Central Bank could do ‘very little’ for Anglo on guarantee

Governer John Hurley said there was little he could do to prevent Anglo’s collapse

Former Central Bank governor John Hurley: ‘very little he could do in the circumstances’.

Former Central Bank governor John Hurley: ‘very little he could do in the circumstances’.


The then governor of the Central Bank John Hurley told a senior banker more than 12 hours before the State bank guarantee that there was “very little that he could do” to stop Anglo Irish Bank collapsing the following day, an event that would have threatened Ireland’s entire banking system.

Richard Burrows, then governor of Bank of Ireland, said that on the afternoon of September 29th, 2008, he tipped off Mr Hurley that Anglo urgently needed between €2 billion and €3 billion in new funding but “Mr Hurley advised me that there was very little that he could do in the circumstances”.

In accounts given to gardaí and published for the first time in today’s Irish Times , the country’s top bankers during the financial crisis detailed the negotiations that took place between the banks and the State on the night of the bank guarantee.

The bankers said they were asked to pump €10 billion into Anglo but refused without protection. Instead, the government decided to blanket guarantee all deposits, bonds and loans totalling €440 billion at its six domestic lenders.

Mr Burrows said he told the State that night his bank would only help Anglo if there was “a guarantee from the government that the Bank of Ireland would get its money back”.

Dermot Gleeson, then chairman of AIB, said his bank had said it would give Anglo €5 billion but only for a few days.

“It was all done on foot of the very clearest representations from the Central Bank governor, made in the presence of the government (although not endorsed by the government) that an orderly dealing with Anglo would occur at the following weekend,” Mr Gleeson said.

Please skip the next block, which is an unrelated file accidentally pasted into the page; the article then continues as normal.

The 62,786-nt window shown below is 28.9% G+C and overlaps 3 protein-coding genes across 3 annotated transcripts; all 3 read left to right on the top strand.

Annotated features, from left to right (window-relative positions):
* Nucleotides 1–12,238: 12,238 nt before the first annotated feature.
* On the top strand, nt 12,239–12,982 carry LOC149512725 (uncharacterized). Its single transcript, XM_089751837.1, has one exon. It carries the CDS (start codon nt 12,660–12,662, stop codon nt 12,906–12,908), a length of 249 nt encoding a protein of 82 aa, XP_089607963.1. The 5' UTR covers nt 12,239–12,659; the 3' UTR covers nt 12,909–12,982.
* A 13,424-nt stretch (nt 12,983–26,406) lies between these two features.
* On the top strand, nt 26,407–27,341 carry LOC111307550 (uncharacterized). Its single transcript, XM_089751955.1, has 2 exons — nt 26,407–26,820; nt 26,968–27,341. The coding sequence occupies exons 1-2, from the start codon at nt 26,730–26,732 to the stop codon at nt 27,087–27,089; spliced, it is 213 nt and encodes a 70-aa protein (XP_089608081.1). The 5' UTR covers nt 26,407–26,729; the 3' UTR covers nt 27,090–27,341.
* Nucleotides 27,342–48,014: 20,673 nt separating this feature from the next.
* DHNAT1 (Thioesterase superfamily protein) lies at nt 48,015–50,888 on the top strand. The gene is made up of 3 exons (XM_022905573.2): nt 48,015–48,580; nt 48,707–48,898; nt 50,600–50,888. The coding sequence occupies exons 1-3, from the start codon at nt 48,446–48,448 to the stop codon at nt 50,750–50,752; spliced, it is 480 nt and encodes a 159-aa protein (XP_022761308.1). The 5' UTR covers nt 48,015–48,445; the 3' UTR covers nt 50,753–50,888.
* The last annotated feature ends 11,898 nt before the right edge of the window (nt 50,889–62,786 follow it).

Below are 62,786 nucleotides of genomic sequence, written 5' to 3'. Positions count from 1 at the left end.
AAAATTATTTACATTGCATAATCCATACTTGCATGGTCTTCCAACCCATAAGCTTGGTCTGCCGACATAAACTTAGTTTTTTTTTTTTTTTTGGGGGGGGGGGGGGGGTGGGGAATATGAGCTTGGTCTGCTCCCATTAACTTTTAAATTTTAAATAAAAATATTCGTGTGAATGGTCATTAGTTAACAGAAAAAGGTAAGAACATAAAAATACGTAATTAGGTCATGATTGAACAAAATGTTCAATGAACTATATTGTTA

Meanwhile, AIB’s then chief executive Eugene Sheehy said Irish Nationwide was also on the agenda that night, as he believed it would fall after Anglo.

“I referred to threats to the system generally because of the weakness of Anglo and Irish Nationwide,” he said. “We had some detail to support our concerns about Irish Nationwide.”

Five years and almost seven months after the government decided to guarantee the banks – at an ultimate cost of €64 billion – the bankers’ version of what occurred has emerged.

Mr Gleeson’s account described a “general chaos of which Anglo was of course a part” in the build-up to the guarantee.

Bank of Ireland’s then chief executive Brian Goggin said Bank of Ireland told the State that night: “We felt it was necessary for the government to guarantee the deposits and borrowings of the banking system as a consequence of Anglo Irish Bank’s grave position.”

An account by Alan Gray, an economist and director of the Central Bank, told how that night he was rung by then taoiseach Brian Cowen and asked how he thought the markets would react to a State guarantee of banking deposits.